Should I Let My Dog Sleep in my Bed?
I have a question...I have had my 10-month-old shepherd mix for about 2 1/2 months now. When I first brought him home he had serious separation anxiety. He is a little better, but not much.
My question is that when I first got him, the only way to get any sleep was to allow him to sleep in bed with me. It doesn't really bother me (I would prefer he slept on the floor especially now when it's so warm out) but when we attended a local obedience class I was told that allowing your dog on the bed or couch was a dominance issue and should not be done. Is it possible to now break him of this. I don't want to have to crate him if I don't have to he is crated while I am at work). My dog does display dominance quite often and I don't want to encourage any bad habits.
Thank You for any advice.
I'm speculating that he's whining or otherwise carrying on at bedtime and that's what you're implying when you say "the only way to get any sleep was to allow him to sleep in bed with me." Although this isn't the primary reason you've emailed us, I feel that it is important to address. It sounds like this pup has really gotten your number! He's learned that his behavior - whining, barking, etc. - has resulted in you coming to take him into bed with you. Is he alright when he is alone at other times? If so, this should tell you something. The behavior is entirely learned in the context of bedtime, and therefore in my opinion and experience, would not be accurately assessed as "separation anxiety". See the separation anxiety section on our tips page for more information, and if you feel your dog really is suffering with separation anxiety, contact a qualified behavior professional for help.
Ok, let's move on to your question regarding whether having your dog sleep in bed with you will lead to "dominance" problems. I'll explain where the notion of "dominance" relative to companion dogs came from in the first place, which should help you make your own decision regarding it's validity.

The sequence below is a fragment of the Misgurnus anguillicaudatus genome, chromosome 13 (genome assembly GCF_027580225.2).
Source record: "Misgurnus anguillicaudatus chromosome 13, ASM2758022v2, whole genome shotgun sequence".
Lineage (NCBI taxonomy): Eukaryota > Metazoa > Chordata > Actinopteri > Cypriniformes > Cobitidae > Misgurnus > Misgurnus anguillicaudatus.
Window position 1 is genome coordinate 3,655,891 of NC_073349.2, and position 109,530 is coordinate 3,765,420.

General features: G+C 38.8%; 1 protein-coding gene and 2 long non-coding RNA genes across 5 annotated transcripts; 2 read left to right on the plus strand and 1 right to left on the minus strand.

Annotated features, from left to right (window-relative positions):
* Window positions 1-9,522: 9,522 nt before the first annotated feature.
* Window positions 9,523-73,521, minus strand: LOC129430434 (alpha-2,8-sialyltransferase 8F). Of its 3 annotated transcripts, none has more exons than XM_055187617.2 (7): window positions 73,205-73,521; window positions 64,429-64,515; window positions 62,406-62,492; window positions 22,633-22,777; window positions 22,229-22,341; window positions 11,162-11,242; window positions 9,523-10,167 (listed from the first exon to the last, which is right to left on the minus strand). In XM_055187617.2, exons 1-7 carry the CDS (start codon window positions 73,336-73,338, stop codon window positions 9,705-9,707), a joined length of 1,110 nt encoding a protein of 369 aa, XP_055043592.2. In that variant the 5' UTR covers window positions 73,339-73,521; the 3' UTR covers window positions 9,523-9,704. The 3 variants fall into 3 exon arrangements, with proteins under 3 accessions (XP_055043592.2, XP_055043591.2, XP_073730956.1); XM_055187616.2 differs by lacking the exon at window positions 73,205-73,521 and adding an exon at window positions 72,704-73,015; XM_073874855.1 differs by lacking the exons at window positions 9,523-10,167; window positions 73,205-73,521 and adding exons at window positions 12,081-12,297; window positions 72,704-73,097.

The entire notion of "dominance" and the "alpha dog" came about from studies done in the 1940's on captive wolf populations. The keyword here is captive, and this alone invalidated any conclusions drawn from the studies; since the animals were not in a natural environment, they did not behave naturally either.
In a natural environment, wolves disperse from their family unit, also known as a "pack" (consisting of the breeding pair, and any other offspring) at about 2 - 2.5 years of age. In doing so, they secure a mate and start their own family, in which those two animals create offspring, and the cycle continues. In the captive population studies conducted during the 1940's, the wolves could not disperse as they would have under natural conditions, which led to significant tensions, and fighting. The idea that wolves fight for "dominance" and for "alpha dog status" came about from there, and those concepts were misapplied to domestic dogs too.
Many studies have been done on natural wolf populations over the decades since that provide an eye-opening look at the reality of the social behavior of wolves - and how they really behave. It's truly a shame that the completely flawed and invalid concept of "dominance" and "alpha" relative to our pet dogs - and wolves too - is still so prevalent three-quarters of a century later, and despite all the evidence to the contrary! Click here to read more and see an interview conducted with David Mech, the legendary wolf researcher and biologist http://www.davemech.org/news.html You can also read more on the topic at our Training Tips and Behavior page.
The reality is that our dogs simply repeat behavior that is rewarding to them, so for example, if whining gets rewarded (you come and get him), he'll continue to choose that behavior! The best thing you can do for your dog and your relationship with him, is to embrace this concept, and forget the "dominance" stuff!
I hope that this information helps you to realize that if you want your dog to sleep with you in bed, that's perfectly ok!! My dogs sleep with me, and I wouldn't have it any other way! Of course, if you'd rather he not sleep in bed with you, consider training him to sleep on his dog bed in your room instead.
Best of luck, and thanks for writing.
Lisa Patrona, Dip. CBST, CPDT-KA, ACDBC, AABP-CDT